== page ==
A tornado of a hummingbird

By Sarah Brown (’26)

The tornado of a Hummingbird  

My heart beats fast 

As though it is the wings on a hummingbird 

Beating out of my chest through my eyes 

I panic 

Will this be my last breath? 

Have I worked it too hard, is this how it ends? 

The panic subsides as I get used to the rib-caged hummingbird 

Learning that it is open and looking for love 

Not from others but from me 

I cannot slow it down, but I can feed it.  

Treat it as though my life depends on 

Keeping this ribcaged hummingbird at bay. 

So I cannot think today is my final day  

The day I do slip away 

I wonder what people will 

The hummingbird has stopped trying to escape  

Despite my best efforts 

I am deeply pulled into an eternal slumber  

One where my heart does not beat like a drummer  

The rib-caged hummingbird has gotten too tired  

So I retire into a softened sleep  

And with one last tear I weep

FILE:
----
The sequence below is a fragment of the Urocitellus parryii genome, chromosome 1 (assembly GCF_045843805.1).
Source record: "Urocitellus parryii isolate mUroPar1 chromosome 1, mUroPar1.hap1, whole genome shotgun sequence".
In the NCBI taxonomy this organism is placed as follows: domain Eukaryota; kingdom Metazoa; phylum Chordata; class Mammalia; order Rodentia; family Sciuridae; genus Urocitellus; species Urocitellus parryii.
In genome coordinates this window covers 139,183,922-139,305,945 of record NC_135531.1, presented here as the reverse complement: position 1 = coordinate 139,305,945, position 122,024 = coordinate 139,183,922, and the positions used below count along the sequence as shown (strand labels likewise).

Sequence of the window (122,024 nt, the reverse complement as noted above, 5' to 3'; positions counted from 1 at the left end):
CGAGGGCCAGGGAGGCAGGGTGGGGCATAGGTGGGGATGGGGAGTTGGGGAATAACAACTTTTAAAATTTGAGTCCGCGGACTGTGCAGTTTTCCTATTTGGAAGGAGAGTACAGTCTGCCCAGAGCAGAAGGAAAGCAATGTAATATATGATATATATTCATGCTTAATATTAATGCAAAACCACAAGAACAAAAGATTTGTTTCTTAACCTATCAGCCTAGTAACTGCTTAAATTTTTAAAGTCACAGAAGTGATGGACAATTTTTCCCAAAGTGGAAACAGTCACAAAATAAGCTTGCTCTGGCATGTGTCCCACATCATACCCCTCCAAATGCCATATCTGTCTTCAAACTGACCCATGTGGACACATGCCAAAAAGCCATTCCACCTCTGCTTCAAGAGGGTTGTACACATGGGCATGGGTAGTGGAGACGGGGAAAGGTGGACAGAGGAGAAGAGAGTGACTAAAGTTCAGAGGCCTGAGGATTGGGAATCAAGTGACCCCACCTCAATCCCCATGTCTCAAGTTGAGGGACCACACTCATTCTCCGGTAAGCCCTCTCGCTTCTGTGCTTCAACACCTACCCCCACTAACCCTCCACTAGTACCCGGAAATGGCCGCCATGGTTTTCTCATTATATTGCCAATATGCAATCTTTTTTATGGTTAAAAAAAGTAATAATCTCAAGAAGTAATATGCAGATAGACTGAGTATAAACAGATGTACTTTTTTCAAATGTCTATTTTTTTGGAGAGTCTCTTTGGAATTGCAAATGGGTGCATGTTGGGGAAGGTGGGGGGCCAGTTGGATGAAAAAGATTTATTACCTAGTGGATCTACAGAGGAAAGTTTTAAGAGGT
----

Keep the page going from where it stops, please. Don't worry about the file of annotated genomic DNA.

Can this be true? 

Has your hummingbird failed you too?  

I slip into adulthood 

From a lost Dorothy.  

Something we are doomed or gifted with 

It depends on who you ask.  

I sit  

a silent 23-year-old girl  

Riddled with doubt and worries that sprout like weeds in the spring  

I keep my head down  

Follow the yellow brick road, find the Emerald City  

Only to see the pity they look upon me with  

For, you see, it took me a lot longer to find the land of green 

I faced mountains, rivers, and even little streams  

My thoughts raced faster than I could walk 

That is what it felt like before I learned to talk 

Only now my thoughts are aggressive, ignorant, and self-deprecating  

No magic shoes to send me home, to escape the sob story  

I see the beauty in the trees, but never in me  

I sit 

A silent girl 

Waiting for the Emerald City  

To set me free